Last week, certain circles of the internet had a heyday with an almost cartoonishly ridiculous image of President Trump meeting with Pope Francis at the Vatican. In the photo, Trump wears a broad, beaming smile, while the Pope stands beside him with a dour expression and a comical side-eye. Naturally, people flocked to use the image to mock Trump for appearing to irritate the Pope.
But when Canadian Prime Minister Justin Trudeau met Pope Francis a week later, it became clear that the facial expression dubbed “miserable” and “sullen” the previous week may actually be the Pope’s normal expression. He bears the exact same grimace and sideways glance in the photo with Trudeau as in the photo with Trump, prompting some to jokingly dub the expression “Resting Pope Face.”
This is just one example of how much smiles (or lack thereof) can influence our political beliefs and perceptions. On its own, many interpreted the first photo as evidence of Pope Francis’ disapproval of Trump, when in reality the expression was most likely accidental. So why do we place so much weight on smiles in politics?
The Types of Political Smiles
Studies have shown that smiling can positively affect election outcomes for politicians. Data from both Australia and Japan has indicated that even after controlling for other factors, the presence of a smile in campaign images had a significant positive effect on the votes the candidate received.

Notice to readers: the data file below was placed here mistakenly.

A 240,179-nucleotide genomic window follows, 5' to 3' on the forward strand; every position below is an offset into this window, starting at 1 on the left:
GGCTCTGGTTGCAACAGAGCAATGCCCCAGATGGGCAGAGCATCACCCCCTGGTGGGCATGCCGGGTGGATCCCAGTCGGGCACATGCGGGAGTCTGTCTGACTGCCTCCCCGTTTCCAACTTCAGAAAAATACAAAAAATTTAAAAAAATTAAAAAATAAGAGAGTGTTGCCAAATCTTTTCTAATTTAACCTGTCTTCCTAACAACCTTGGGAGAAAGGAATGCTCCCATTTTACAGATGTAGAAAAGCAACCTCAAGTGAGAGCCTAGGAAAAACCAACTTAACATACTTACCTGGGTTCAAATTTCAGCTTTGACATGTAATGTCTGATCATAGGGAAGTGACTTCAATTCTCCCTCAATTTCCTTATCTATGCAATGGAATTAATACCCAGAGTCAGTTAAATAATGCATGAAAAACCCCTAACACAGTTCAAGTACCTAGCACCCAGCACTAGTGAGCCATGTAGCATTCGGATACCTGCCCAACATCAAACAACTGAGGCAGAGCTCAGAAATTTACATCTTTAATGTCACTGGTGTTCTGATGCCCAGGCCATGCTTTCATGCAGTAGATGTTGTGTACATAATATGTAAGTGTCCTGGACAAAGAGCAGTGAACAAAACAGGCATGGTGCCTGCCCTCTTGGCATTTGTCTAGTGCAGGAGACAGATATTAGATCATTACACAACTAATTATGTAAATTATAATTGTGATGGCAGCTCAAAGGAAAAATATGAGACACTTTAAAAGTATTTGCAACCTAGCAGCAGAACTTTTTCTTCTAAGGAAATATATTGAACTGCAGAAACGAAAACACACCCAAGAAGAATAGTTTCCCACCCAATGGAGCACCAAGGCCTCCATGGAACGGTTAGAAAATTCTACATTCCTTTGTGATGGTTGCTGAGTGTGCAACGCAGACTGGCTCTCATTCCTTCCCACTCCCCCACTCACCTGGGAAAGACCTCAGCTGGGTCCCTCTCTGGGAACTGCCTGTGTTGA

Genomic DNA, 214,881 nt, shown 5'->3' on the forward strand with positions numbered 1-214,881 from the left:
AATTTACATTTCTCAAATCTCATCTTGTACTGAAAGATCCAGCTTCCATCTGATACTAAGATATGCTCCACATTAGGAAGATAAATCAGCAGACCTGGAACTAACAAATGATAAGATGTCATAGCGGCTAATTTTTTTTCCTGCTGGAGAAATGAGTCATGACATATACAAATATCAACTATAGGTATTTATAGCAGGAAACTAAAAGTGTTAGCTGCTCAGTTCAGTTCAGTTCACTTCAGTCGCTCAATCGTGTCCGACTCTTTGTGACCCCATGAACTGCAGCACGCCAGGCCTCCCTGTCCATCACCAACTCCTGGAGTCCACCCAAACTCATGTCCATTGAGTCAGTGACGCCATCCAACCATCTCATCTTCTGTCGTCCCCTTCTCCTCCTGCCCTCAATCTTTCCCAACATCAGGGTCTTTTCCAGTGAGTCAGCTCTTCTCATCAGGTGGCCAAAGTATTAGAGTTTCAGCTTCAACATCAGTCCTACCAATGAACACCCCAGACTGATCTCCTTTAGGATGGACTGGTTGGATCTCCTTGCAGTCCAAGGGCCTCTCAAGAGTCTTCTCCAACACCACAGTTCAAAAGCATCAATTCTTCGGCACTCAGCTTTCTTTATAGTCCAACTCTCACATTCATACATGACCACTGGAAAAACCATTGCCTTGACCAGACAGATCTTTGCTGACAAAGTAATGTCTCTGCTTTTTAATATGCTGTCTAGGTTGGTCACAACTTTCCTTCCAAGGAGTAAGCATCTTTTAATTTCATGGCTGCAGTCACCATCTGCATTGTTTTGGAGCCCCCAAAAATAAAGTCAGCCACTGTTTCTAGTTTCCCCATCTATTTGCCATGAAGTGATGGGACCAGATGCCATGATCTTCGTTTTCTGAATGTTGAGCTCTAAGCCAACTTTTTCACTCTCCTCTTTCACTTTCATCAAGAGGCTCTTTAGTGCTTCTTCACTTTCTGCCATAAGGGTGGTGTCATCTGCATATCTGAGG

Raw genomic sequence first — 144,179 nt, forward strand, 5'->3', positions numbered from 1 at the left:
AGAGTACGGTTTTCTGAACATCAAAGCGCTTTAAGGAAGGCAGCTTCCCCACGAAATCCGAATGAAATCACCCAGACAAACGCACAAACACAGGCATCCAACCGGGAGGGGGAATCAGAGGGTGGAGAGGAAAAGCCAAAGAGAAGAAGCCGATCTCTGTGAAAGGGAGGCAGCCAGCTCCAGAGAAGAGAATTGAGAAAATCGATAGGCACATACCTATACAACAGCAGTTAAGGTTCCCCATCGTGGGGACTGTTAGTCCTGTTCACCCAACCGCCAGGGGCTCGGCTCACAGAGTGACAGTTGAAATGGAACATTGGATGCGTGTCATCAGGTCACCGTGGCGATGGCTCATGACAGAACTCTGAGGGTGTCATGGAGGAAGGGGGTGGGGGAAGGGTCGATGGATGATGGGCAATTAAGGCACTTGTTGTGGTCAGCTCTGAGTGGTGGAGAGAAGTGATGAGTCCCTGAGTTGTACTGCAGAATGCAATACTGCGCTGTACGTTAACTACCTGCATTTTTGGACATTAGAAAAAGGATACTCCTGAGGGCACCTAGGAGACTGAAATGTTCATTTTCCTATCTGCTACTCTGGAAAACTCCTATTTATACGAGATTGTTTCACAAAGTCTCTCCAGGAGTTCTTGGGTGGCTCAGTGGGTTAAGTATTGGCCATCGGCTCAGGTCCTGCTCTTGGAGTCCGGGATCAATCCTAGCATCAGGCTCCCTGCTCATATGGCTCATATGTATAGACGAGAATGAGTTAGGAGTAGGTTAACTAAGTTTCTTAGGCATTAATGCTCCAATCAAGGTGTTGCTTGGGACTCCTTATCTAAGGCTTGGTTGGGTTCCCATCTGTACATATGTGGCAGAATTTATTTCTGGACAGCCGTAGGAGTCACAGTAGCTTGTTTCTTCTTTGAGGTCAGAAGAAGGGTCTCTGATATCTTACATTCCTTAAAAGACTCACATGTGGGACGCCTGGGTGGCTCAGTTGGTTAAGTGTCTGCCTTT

But simply plastering a smile onto their face isn’t quite enough to put a politician in the lead — at least, not unless it’s the right kind of smile.
Professor Patrick A. Stewart at the University of Arkansas studies the intersection of politics and human behavior. His studies have made him an expert of the Facial Action Coding System, which is a system that uses subtle cues in the mouth and eyes to classify facial expressions, including smiles. According to Stewart, smiles can indicate contempt, control, or genuine enjoyment. And of course, he can recognize when a smile is posed, or “fake.”
You don’t need to be a smile scientist to be able to interpret the smiles of those around you. That’s the whole point of Stewart’s research: While we may not be able to put names to what we’re seeing the way that trained researchers can, average people can tell what a smile is saying. While a political smile that’s perceived as genuine can have positive results, if a politician’s smile appears forced or contemptuous, it could backfire.
Smiles and Your Personal Politics
Of course, while most of us aren’t politicians, we still deal with the day-to-day personal politics of all of our relationships, from friends and family to coworkers to the cashier at the grocery store. Smiling can make you more memorable, help you communicate more effectively with others, and even put you one step closer to professional success.
If you aren’t happy with your smile, you may be less likely to show it off. Cosmetic dentistry can give you a smile you’ll be proud to share with the people around you. And while a beautiful smile may not be winning you any elections, it could certainly help win over the people around you!